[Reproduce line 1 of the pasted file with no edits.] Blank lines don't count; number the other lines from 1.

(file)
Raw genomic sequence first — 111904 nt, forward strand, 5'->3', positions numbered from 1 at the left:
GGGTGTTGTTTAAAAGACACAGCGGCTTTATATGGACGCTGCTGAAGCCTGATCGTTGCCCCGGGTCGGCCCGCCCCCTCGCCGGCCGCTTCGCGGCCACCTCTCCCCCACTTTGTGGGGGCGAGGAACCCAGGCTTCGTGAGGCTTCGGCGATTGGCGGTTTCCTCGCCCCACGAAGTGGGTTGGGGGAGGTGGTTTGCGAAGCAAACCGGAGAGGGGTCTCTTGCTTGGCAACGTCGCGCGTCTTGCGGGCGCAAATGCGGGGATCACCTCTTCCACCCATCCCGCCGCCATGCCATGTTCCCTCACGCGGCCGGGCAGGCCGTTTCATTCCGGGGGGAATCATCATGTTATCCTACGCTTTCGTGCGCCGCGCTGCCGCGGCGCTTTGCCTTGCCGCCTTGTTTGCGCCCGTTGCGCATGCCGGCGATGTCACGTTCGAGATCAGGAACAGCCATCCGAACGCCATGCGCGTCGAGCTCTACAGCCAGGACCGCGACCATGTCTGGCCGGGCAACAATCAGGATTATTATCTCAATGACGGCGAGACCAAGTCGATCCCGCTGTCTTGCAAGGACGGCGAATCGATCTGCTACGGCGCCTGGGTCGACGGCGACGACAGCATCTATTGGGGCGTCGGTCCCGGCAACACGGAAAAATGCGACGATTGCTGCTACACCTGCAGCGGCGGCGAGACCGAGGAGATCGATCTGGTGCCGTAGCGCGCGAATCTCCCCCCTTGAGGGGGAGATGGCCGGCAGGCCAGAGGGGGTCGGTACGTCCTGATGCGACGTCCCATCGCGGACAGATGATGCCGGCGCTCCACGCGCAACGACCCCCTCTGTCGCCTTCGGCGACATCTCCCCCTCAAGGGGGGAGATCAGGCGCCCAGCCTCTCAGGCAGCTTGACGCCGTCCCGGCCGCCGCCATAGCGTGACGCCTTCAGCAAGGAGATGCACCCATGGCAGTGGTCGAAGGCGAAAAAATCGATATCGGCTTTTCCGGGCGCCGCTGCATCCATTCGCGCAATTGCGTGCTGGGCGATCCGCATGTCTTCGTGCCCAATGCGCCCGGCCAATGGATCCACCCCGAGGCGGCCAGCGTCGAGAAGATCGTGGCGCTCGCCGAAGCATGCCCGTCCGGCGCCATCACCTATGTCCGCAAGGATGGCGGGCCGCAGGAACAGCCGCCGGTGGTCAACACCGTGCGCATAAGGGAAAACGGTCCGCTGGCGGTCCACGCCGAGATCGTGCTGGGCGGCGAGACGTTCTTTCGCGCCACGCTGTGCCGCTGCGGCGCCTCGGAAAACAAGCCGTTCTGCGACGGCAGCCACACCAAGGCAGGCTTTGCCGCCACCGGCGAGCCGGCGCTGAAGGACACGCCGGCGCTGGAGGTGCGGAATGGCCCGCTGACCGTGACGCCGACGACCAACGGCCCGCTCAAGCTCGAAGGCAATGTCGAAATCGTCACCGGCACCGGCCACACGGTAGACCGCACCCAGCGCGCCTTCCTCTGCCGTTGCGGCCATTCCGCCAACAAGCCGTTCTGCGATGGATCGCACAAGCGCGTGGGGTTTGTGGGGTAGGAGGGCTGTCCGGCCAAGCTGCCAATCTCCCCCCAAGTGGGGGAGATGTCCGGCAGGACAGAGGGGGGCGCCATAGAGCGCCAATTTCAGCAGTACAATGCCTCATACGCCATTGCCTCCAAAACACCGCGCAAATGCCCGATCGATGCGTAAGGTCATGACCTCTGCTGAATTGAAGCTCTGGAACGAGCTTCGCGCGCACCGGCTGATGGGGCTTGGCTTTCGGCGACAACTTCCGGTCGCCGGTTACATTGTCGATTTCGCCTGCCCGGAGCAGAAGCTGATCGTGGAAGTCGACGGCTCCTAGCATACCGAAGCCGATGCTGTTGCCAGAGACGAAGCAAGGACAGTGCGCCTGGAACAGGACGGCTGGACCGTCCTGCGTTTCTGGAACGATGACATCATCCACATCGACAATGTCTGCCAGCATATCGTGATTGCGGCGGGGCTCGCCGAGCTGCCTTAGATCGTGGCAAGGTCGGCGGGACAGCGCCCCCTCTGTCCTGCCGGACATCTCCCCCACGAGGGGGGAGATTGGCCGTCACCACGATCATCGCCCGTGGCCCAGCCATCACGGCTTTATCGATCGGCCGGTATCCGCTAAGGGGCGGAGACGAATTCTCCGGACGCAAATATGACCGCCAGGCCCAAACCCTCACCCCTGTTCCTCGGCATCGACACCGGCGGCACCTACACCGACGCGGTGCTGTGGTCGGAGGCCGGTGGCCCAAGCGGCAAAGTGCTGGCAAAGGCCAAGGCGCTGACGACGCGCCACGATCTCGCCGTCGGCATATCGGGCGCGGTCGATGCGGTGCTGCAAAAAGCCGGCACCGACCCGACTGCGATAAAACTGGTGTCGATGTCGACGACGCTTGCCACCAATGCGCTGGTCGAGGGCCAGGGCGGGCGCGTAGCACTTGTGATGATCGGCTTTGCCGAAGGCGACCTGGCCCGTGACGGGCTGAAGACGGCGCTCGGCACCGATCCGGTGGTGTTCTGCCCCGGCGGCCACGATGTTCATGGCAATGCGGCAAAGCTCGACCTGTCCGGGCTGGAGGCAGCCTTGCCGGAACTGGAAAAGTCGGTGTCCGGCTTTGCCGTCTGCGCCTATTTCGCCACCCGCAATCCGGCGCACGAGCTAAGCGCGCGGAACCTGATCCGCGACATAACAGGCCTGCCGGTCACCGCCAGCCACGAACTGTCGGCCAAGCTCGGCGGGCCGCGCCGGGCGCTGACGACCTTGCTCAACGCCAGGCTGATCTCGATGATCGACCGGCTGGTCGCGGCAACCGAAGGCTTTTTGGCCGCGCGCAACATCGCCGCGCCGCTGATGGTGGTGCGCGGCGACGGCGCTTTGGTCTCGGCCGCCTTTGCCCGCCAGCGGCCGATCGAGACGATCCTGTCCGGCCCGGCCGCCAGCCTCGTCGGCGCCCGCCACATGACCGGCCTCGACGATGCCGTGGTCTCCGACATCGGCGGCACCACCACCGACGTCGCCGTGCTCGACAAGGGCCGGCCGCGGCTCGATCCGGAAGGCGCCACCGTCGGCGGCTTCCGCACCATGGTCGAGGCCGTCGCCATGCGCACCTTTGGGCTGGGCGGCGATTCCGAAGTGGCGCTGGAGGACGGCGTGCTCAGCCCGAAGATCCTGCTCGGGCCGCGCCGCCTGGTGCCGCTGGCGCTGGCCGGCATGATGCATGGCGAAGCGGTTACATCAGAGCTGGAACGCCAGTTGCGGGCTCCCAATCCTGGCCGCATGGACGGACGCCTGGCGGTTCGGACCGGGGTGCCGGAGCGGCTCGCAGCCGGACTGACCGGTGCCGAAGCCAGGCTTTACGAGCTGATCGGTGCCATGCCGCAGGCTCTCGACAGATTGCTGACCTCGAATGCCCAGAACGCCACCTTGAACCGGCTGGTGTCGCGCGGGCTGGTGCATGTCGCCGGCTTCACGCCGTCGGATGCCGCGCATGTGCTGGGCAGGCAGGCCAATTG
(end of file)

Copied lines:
Raw genomic sequence first — 111904 nt, forward strand, 5'->3', positions numbered from 1 at the left: